The situation around the port is now said to have stabilised since Saturday and Sunday, when some drivers were stuck in 12-mile queues for as long as 15 hours.
UK Border Force officials have been drafted in to help deal with the disruption, which is currently said to be creating waits of around 30 minutes on the A20 approach to Dover.
The delays have been attributed to heightened security checks put in place by French border police in the wake of the terror attacks in Nice and Paris.
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This has been coupled with a huge surge in traffic volumes as British motorists head off on their summer holidays after schools broke up for the end of term.
And police warned that these two factors could combine to produce “delays over the next few weeks”.
In addition, questions have been raised about the numbers of staff that were made available to deal with the vast amount of people travelling at the weekend.
After complaints that just one French officer was available to check in coaches on Friday night into Saturday, port authorities said six booths - four for cars, one for coaches and one for freight traffic - were manned overnight into Sunday.
Water supplies were dropped along the jam by police helicopter on Saturday, as motorists rationed their food and drink during the standstill.
Motorists set to travel to Dover are still being advised to take food and water with them in case of delays.
Highways England said they had been working hard to keep people informed of progress on their routes.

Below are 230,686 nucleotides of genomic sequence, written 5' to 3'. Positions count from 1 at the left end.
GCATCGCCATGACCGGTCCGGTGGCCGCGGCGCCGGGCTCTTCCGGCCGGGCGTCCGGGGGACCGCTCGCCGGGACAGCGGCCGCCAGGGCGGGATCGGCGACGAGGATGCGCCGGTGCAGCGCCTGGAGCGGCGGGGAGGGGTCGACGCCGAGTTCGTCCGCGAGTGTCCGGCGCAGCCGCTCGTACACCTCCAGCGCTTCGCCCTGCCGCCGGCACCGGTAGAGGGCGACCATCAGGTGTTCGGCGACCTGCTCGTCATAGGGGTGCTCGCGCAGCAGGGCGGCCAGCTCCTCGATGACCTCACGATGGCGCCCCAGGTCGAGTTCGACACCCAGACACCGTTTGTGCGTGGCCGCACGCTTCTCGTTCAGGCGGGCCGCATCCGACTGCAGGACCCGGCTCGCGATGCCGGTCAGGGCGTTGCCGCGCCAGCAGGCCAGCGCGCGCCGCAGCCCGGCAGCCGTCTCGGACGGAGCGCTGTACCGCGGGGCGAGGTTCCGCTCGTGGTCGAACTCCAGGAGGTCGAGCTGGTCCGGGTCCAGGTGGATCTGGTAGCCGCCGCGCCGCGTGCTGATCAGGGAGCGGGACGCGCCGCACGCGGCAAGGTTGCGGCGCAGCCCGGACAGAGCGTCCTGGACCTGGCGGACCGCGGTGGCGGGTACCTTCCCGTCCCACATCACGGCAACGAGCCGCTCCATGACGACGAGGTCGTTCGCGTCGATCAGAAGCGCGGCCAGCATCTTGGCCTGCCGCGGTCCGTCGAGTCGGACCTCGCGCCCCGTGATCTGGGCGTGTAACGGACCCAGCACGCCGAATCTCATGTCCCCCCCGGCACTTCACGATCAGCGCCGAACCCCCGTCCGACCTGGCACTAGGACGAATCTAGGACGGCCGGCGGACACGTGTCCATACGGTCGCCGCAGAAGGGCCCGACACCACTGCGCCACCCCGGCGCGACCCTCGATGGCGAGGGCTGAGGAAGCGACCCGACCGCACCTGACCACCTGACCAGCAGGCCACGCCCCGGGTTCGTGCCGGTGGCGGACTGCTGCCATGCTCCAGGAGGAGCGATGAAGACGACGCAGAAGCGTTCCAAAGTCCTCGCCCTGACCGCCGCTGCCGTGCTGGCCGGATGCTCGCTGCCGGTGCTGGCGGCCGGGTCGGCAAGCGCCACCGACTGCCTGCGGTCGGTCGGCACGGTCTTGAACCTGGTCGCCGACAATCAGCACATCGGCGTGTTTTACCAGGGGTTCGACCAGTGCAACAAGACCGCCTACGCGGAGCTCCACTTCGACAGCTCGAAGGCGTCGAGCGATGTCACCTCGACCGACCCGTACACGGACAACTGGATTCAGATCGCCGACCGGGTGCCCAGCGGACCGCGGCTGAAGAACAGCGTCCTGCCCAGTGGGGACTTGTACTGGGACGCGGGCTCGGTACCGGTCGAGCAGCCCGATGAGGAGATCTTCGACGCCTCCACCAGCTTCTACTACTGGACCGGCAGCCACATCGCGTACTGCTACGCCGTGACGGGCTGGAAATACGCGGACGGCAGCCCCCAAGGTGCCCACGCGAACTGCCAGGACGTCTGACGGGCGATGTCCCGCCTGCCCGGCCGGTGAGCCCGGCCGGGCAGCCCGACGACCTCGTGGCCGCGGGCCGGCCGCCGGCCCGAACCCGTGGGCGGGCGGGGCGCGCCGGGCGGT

A spokesman said: “We sympathise with those trapped in the traffic. We are working with our partners around the clock to minimise the delays as far as possible.
“Our electronic message signs are warning of the delays all the way up to the Midlands, we are tweeting regularly and have issued press releases to local and national media, and website channels.
“We urge people to plan their journeys and check road conditions before setting out.”
For those stuck in queues the RAC has issued the following advice
When should you switch off your engine in a traffic queue? Can you leave it running for a long time if you want to charge your phone or use the air-con?
As soon as it becomes apparent that traffic is stationary and will be for some considerable time, it’s advisable to switch off your engine to conserve fuel and to protect the environment. However, you also need to be mindful of the weather conditions as you may need to use the air-con if it’s hot or the heater in cold conditions for short periods so that no one in the vehicle is exposed to uncomfortable temperatures. It would be advisable to charge electronic devices at the same time as you are running the engine for cooling or heating the vehicle. Charging devices without running the engine will drain your vehicle’s battery and may lead to it not being strong enough to start your vehicle.
Is it a good idea to have an extra fuel can with you?
The RAC does not advise travelling with extra fuel in containers. The best advice if you are travelling to Folkestone or Dover is to make sure you have more than enough fuel for your journey and in case you need to run your engine in a queue to keep you and your passengers cool or warm.
Is it safe to get out of your vehicle and walk around?
In extreme traffic queues such as the situation this week on the roads around Folkestone and Dover motorists and their passengers will need to, and indeed should, get out of their vehicles from time to time. In doing so they should be very conscious they are still on a road and that there could be emergency vehicles using the hard shoulder or motorcyclists riding between stationary vehicles.